Showdown looms as pilots plan to reject Ryanair's €12k
The prospect of a showdown between Ryanair pilots and management has been raised, as the airline's Dublin-based pilots look set to reject a lucrative offer to work their days off.
As the cancellation crisis deepens at the airline, a majority of its pilots in Dublin are likely to turn down the offer of up to €12,000 for working days off over the next year.
To add to the continued confusion for passengers, Ryanair admitted yesterday that at least one flight - a service from Paris to Dublin tomorrow - had been mistakenly cancelled and was in fact going to operate as normal.
The Herald has also learned that Ryanair has begun contacting pilots who previously applied for jobs with the airline but did not take up employment with it.
It has asked them if they rejected an offer because their preferred base was not available, and if it was, would they now join and when would they be available to start.
On Monday evening, Ryanair offered captains €12,000 extra for working 10 of their days off over the next year, and flying for at least 800 hours in total. First officers were offered €6,000.
It is thought the plea will be widely snubbed. However, pilots may also feel pressurised into accepting it.
Pilots at Ryanair's Italian bases are already understood to have rejected the offer. If most of the estimated 350 pilots Ryanair has based in Dublin also spurn management's proposal, an already tense relationship will be severely tested.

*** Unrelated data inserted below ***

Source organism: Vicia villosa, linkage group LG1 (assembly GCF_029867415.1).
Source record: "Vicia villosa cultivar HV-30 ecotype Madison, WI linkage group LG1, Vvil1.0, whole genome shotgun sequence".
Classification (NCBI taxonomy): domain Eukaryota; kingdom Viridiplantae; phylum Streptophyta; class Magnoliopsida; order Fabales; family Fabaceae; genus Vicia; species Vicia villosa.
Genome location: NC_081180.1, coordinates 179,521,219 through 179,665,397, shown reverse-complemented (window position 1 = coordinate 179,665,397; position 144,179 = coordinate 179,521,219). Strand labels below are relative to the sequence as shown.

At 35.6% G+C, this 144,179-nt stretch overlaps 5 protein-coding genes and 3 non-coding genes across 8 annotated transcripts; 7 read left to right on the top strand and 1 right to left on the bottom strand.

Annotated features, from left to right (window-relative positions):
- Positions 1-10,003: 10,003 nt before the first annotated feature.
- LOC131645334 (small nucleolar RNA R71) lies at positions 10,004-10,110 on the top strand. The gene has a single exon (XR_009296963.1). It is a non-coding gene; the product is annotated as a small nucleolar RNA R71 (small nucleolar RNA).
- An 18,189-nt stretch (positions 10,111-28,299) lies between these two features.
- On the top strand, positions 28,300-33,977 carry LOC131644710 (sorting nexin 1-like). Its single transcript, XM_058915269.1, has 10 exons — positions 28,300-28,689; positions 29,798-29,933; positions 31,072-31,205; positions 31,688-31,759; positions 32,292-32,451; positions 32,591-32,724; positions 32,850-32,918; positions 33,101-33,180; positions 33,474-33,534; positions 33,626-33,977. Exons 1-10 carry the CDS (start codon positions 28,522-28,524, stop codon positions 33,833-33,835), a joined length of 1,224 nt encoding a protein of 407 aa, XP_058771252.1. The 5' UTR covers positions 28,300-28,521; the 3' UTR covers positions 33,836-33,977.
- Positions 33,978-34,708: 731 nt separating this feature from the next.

On Monday, Ryanair boss Michael O'Leary did not rule out cancelling all pilot leave if necessary in order to tackle the flights fiasco, which has struck hundreds of thousands of passengers.
Pilot contracts state that all leave can be cancelled in exceptional circumstances, it is understood.
Some Ryanair pilots are already understood to have had their leave cancelled.
Ryanair insists that its pilots take one block of a month off every year, and they receive an additional 10 ad-hoc days per annum.
Pilots have been asked to work at least five of their 10 days off in a single block.
Pilots who had already been assigned the month of October off were asked by Ryanair chief operations officer Michael Hickey to let the airline know by today what their "preferred availability" is next month.
In order to qualify for the extra payments - which won't be received by pilots until November next year - they must meet a number of conditions between now and the end of October 2018.
The Herald understands that Ryanair pilots in Italy have already written to Mr Hickey to inform him that they will not be accepting the additional payments.
Ryanair said it would not comment on "rumour or speculation", and declined to confirm if Mr Hickey had received a letter from the Italian pilots.
However, in correspondence seen by the Herald, Mr Hickey was told by the Italian pilot groups that they have rejected the payments and that the issues facing the airline are "only symptoms of a much bigger problem".
They have insisted the airline drafts Italian employment contracts for pilots and cabin crew based in Italy, and sought increased resources.